About 5% of the UK population live in Wales, an economic output of 4% with a GDP of around 80% of the UK average. Gross added value (GVA) has declined from 84% ave UK in 1989 to 70% in 2019. Wales has a fiscal gap of around 9bn. Cardiff remains the primary source of GDP relying principally on retail, finance, media and tourism sectors. Cardiff has received more investment in the regeneration projects in the late 20th century than any other part of Wales.
The Welsh Nationalist Plaid Cymru, argue that independence will allow Wales to embrace more innovative economic policies, but that is hard to reconcile without understanding the underlying economic conditions and their historic development. They argue that fiscal responsibility both collection (taxation) and expenditure can only be fruitfully managed if Wales is fully independent. They do not, at least at present, describe in detail how to address the fiscal deficit of £9bn.
If Wales is to move forward it must improve its wealth creation. This does not mean an economic free for all, but it does mean that government of whatever hue, does develop strategies to improve the Welsh national income. From that improvement will follow the quality of life for all the people of Wales.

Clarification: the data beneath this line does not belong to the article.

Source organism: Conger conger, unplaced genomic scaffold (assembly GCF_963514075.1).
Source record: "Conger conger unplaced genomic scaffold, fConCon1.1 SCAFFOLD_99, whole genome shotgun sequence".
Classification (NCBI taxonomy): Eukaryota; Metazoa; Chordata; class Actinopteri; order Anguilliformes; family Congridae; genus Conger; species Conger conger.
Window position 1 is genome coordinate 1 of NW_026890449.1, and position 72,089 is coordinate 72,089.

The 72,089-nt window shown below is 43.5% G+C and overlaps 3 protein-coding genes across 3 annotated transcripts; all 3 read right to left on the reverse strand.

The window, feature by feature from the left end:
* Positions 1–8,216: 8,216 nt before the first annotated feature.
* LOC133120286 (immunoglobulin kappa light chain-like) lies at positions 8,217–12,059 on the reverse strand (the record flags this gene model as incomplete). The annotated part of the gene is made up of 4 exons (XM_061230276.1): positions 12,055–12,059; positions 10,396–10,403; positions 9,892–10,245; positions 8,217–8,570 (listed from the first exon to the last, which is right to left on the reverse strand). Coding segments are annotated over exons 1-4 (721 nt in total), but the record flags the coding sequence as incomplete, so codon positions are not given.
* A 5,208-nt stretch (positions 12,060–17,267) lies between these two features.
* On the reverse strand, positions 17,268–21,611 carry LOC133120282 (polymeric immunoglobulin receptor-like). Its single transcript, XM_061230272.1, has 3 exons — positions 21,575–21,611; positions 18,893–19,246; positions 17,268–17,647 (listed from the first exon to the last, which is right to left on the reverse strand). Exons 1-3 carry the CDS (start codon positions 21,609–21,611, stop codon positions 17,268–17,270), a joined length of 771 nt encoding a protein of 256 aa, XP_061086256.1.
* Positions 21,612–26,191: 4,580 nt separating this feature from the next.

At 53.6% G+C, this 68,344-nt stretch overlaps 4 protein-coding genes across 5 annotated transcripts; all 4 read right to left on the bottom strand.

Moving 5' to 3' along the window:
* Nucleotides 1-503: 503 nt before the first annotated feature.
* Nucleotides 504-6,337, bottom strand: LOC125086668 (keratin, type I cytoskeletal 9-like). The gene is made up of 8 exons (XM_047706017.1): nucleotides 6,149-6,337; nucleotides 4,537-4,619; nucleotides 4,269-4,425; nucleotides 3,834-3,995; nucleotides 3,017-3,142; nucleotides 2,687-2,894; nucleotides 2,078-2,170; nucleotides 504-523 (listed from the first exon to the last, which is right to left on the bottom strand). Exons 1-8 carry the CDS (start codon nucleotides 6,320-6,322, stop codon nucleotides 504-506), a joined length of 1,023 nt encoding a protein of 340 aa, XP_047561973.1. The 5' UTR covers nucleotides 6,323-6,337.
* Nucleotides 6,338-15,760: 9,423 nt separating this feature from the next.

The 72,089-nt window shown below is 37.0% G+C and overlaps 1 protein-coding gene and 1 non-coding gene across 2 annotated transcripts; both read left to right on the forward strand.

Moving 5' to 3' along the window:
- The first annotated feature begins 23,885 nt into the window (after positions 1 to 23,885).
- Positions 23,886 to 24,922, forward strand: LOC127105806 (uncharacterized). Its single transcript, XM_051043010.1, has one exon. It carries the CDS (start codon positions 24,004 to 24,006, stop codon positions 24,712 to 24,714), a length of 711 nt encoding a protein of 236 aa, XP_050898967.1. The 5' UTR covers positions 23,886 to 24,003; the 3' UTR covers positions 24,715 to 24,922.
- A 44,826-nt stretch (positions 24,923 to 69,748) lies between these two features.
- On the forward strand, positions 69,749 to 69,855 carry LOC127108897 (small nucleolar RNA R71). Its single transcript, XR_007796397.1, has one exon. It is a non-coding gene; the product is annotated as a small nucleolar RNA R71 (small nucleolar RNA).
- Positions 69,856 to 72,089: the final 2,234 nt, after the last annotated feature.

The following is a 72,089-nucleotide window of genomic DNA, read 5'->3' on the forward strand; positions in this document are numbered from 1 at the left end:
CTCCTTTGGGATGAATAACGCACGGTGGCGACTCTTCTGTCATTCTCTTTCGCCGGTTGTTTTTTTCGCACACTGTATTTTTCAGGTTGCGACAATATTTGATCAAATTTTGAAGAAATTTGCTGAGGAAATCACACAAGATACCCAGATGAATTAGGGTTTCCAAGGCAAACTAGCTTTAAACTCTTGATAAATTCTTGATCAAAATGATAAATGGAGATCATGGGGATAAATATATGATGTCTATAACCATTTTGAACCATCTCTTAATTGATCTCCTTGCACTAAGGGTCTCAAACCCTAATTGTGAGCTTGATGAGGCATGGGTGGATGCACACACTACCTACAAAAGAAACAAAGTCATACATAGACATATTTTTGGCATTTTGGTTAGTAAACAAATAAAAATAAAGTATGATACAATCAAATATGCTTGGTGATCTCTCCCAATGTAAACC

Wales has certain advantages not shared by the rest of the UK, not least its natural beauty and its rich agricultural heritage, plus its very strong cultural profile, but much remains to be done to put Wales nearer the top of the European tourist destinations.
In agriculture the picture is much more complex, and there are extensive areas where neither arable or livestock are suitable. A strategy to marry these fringe areas into tourism would surely make sense.
To make Wales accessible through to the western and northern coasts is crucial to opening up the Welsh hinterland, via a good communication system. The tardiness of the Assembly government to address these issues is lamentable.
The great festival of Eisteddfods International and National are unique and truly something to shout about. The WNO, the orchestras and choirs and theatres of Wales all need to be encouraged to put Wales on the Culture map of the world. The Millennium Centre in Cardiff is a beacon for cultural progress, we need more investment and international awareness as in the likes of ‘Cardiff Singer of the World’.
Wales must not allow Cardiff to be the centre of all things. Sure, we want and have got a capital city to be proud of, but we also need thriving centres for west to centre to north, which will attract industry, skills and investment. The University towns of Swansea, Aberystwyth and Bangor are already centres of excellence, and we are yet to see how the Welsh Government is to capitalise on this vital resource. Erasmus may be in short term confusion but Wales must capitalise on its academic heritage.
First among equals is most obviously roads and communication systems. Wales has to grasp the nettle and open up its lovely face to welcome industry, technology, tourism and advanced agriculture.
Achieving these goals are key to Wales’s long term future. Yes, let us be proud to be Welsh, but better even to be proud and successful as a nation.